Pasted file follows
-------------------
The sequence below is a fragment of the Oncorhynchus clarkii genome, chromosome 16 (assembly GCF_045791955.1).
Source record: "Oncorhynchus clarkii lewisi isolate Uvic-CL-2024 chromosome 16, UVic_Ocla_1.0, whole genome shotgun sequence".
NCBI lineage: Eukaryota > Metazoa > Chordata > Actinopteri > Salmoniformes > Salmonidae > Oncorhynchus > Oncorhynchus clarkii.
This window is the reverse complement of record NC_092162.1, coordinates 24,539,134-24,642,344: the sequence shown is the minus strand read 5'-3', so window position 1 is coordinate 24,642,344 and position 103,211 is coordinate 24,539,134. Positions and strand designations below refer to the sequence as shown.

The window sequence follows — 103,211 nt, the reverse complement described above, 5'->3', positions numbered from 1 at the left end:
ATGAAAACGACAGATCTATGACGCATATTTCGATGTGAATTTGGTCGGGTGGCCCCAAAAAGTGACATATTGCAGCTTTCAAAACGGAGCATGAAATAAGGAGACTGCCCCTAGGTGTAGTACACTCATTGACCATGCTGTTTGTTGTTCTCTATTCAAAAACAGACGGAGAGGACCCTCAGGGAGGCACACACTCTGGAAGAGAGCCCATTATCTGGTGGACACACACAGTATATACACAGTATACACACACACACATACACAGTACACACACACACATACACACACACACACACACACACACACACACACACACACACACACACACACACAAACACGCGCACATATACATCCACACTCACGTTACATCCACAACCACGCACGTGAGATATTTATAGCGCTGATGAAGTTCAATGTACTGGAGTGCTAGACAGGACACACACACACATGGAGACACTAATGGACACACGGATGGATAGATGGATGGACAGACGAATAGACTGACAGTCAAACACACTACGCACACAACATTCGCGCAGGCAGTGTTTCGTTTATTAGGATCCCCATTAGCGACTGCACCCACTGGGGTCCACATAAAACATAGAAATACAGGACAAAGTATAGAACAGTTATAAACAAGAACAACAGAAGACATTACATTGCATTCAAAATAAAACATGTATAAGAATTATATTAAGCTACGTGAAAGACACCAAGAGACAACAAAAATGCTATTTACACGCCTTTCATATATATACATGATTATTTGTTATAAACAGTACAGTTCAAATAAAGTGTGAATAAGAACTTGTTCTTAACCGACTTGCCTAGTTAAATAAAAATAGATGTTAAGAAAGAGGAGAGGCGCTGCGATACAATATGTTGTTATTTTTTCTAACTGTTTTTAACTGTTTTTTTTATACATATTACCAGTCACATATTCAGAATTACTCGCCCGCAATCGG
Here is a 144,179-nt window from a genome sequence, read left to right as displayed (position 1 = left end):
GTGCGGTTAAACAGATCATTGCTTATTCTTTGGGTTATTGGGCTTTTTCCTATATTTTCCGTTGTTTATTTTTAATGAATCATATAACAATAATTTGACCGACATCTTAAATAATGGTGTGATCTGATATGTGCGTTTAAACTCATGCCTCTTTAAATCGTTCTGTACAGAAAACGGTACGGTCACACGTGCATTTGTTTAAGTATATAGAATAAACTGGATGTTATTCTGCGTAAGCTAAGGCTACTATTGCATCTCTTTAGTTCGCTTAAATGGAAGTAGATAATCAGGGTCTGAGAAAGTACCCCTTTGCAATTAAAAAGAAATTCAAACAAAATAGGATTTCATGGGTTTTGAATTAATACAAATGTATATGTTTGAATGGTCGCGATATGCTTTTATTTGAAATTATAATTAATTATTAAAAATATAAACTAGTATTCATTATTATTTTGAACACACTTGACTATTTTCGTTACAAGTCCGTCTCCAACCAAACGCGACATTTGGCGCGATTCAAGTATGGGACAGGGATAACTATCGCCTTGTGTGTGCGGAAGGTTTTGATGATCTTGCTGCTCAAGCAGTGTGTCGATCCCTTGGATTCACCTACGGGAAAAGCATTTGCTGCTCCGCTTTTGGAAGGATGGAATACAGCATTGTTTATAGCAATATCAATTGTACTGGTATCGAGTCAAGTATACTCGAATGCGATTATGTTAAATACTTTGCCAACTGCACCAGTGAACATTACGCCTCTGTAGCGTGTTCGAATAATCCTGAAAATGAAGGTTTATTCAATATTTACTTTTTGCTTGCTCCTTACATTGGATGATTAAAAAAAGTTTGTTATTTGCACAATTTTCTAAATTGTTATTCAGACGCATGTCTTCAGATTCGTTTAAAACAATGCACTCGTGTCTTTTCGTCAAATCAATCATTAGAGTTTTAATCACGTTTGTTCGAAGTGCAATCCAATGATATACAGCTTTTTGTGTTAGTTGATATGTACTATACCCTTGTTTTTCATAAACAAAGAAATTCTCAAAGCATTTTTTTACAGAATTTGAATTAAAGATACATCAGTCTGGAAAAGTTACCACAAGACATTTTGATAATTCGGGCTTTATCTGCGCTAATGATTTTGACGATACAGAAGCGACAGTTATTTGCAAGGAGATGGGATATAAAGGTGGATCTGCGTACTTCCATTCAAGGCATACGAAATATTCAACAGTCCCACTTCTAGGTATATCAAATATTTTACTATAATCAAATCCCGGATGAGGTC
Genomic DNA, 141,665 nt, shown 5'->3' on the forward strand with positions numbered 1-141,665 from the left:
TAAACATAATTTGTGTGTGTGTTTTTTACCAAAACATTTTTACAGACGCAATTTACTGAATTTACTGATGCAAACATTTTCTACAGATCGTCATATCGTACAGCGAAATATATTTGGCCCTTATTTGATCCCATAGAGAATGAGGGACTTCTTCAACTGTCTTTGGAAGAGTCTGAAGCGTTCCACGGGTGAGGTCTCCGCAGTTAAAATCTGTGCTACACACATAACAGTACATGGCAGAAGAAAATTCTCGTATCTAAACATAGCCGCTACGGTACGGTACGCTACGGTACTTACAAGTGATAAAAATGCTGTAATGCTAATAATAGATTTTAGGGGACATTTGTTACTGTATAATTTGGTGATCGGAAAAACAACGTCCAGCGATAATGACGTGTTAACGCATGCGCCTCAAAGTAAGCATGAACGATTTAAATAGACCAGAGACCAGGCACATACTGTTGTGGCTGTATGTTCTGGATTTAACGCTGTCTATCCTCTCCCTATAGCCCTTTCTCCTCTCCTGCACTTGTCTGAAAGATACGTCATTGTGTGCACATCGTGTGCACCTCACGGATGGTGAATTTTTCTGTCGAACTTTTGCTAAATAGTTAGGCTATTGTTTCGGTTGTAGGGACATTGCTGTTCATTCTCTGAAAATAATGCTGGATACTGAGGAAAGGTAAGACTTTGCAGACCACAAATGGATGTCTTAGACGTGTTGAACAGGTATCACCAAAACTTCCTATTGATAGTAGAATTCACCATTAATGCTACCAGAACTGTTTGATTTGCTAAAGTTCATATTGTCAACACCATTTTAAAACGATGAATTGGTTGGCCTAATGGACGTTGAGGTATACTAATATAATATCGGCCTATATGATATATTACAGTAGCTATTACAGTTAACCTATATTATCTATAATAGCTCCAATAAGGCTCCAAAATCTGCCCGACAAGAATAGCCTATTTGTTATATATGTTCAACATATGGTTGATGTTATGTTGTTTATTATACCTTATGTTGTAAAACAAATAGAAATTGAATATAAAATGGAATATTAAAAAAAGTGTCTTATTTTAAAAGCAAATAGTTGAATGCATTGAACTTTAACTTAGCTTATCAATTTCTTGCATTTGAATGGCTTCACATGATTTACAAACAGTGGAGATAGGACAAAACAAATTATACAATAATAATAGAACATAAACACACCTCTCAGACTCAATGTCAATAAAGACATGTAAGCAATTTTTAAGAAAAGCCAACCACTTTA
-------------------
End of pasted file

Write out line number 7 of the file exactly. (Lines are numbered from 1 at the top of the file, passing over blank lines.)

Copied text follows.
Here is a 144,179-nt window from a genome sequence, read left to right as displayed (position 1 = left end):